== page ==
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Spreedly President: Companies Need to Pivot to Match Consumer Spending Trends

With economic headwinds picking up, consumer spending behavior is poised to shift as households tighten their belts in some categories and economists try to make sense of the short-term and long-term future.

According to Peter Dougherty, president of open payments platform Spreedly, a steady diet of data combined with a willingness to adjust when necessary will be the keys to success.

In a recent interview with PYMNTS Karen Webster, Doughterty doubled down on his recent observation that companies on the Spreedly platform — which connects merchants and payments services providers operating in 100 countries — are looking to grow. He believes lessons learned by companies in 2022 and 2023 about running lean and efficient will prove valuable as growth prospects soften. Businesses are still looking to expand, but with a sharper eye on margins.

“As a savvy business operator, flexibility to make pivots is super important to run a great business,” Dougherty said. “Having access to data to make those decisions, but also having the flexibility to pivot and bring new products to market is key.”

And one of the interesting things he’s noticing is that as merchants take stock of new go-to-market opportunities, crossing borders and growing their customer bases, payment service providers (PSPs) are doing the same thing and even asking the same questions.

“I want to open up in this new country, or get into a new segment, maybe discount grocery stores,” he said, offering up one example. “[The PSPs] are asking: ‘How do I capture the discount grocery store processing market?’”

The discount grocery store illustration is apt for what’s happening in commerce, generally speaking. Consumers are still spending, but they’re trading down amid inflationary pressures and as they seek to make their dollars stretch. In other words, they may not be buying name brand detergent … but they’re still buying detergent.

Against that backdrop, companies can expand their markets by being flexible and by pivoting as they meet shifting consumer demands, and anticipate what’s next on the horizon. In doing so, he said, merchants can segment their strategies into a core business that contributes the bulk of revenues and cash flow.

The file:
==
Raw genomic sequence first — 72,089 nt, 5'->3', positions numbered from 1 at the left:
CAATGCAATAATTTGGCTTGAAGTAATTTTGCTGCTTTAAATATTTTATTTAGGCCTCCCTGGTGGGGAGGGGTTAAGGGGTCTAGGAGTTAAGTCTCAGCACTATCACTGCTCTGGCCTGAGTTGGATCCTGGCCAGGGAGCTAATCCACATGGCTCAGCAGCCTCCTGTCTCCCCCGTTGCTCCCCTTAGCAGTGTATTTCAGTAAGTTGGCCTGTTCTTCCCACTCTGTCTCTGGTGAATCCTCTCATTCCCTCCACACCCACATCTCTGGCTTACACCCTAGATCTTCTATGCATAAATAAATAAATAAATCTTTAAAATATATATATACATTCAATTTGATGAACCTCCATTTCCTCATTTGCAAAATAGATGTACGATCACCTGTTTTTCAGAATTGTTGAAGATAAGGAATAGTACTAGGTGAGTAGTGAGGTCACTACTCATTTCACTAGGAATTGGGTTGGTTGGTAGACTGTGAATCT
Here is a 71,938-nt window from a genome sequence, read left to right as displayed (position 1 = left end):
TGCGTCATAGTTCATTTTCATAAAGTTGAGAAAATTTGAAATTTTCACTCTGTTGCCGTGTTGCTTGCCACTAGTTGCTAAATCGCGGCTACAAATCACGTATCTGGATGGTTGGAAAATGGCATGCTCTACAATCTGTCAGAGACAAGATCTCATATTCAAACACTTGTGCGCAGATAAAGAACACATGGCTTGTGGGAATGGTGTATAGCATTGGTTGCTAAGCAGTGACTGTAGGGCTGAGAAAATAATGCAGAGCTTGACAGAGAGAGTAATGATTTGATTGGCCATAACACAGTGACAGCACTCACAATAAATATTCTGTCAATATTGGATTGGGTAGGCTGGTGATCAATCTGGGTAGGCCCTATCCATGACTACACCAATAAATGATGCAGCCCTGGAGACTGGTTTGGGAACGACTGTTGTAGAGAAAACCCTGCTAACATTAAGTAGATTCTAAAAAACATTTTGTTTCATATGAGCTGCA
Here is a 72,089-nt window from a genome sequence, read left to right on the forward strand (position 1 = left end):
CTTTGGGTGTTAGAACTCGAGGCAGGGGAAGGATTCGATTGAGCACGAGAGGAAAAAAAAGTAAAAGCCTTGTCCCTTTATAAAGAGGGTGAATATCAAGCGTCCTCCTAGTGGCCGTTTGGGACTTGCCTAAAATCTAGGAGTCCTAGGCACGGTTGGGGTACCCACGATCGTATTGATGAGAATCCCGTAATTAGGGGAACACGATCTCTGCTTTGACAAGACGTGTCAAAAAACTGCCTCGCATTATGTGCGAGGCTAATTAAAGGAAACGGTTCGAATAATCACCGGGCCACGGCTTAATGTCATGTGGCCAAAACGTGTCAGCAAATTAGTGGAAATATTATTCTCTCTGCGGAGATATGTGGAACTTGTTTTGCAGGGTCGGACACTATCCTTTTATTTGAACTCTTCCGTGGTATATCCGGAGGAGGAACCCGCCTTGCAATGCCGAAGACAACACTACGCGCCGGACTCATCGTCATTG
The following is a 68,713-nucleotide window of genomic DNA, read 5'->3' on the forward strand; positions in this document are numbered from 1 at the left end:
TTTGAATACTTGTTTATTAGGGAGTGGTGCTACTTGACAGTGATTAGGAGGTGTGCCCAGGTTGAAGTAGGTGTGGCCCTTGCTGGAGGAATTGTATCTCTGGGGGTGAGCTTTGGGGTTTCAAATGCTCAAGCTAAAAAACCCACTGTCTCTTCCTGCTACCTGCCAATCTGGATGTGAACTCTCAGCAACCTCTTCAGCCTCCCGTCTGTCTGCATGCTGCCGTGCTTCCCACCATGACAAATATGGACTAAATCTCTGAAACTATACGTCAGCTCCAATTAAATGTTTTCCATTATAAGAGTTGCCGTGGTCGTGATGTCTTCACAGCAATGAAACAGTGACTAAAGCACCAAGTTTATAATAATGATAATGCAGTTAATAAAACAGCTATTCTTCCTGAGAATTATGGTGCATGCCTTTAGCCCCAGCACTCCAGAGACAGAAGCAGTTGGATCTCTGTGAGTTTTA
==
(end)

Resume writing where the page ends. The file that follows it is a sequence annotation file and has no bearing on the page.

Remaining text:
“And then there are the bets,” he said, “on what you think is the next big thing. That’s where you carve off a budget and plot things out step by step.”

Data as Critical Component

Data’s the critical component of charting a successful path forward, he said, no matter if it’s a merchant or a PSP charting that path. Linking with Spreedly’s open platform, with its real-time insight into payments, market-by-market transaction preferences and trends can help firms make the pivots as efficiently as possible.

“These are the fundamentals,” he said, “and it does not matter what type of business you are in.”

Firms that don’t have data on hand won’t be able to make the granular adjustments that pay off over the long run. Spreedly, he said, has leveraged that incremental, flexible approach, as constant customer feedback helps cement the company’s ecosystem.

For the merchants themselves, Dougherty said, a few rules of thumb suffice when it comes to connectivity, and ensuring that transactions are routed efficiently in their chosen markets. There’s no need to connect to all 140 PSPs, but there’s definitely a need to connect to at least two, he said (though one merchant’s payment needs may differ greatly from another).

With the platform model, Dougherty said, merchants also link to a PSP’s fraud and chargeback management tool. Spreedly, he said, has vetted the PSPs, with what he called a “high bar” of certification that the services offered by the platform’s PSPs are best of breed.

“You can use these providers interchangeably,” he said, “as the technologies evolve and the market demands evolve.”

The connectivity is important, he said, because consumer preferences on how they pay can change quickly — and indeed, those preferences are changing. Dougherty noted that buy now, pay later (BNPL) and pay-by-bank options are gaining momentum.

Account-to-account transfers are ripe for a wider embrace, he said, because the customer experience has been improving. Pay by bank, he said, has already gained significant critical mass in countries like Brazil and India, and it’s just a matter of time before we see similar trends in the United States.

“This is something that’s going to ‘wash’ over the payments world,” he said.

One tailwind in the states will come from the rise of open banking, he said, where a slew of new providers with cash in the coffers are actively seeking to bring new payment innovations to consumers. In that market-driven way, the U.S. open banking market is evolving differently than what’s been seen in Europe, where open banking’s been mandated by regulators. Standard practices are being shaped by dominant players such as Mastercard and Visa, which helps drive innovation without those efforts being stifled by regulators.

“The modernization of payments,” he said, “is essentially the adoption of consumer-facing technology that offers more choice and reduces risk for other actors in the system. It creates frictionless commerce and more options for the business operators.”

Payment preferences that will be in demand through the next few years, he said, include paying with devices and even voice commerce.

As merchants and PSPs gear up for what’s next, he said, they need to be savvy with data-driven insights to make strategic pivots.

“You need to be fearless to make those pivots,” he told Webster, adding that “the time to make the investments is now.”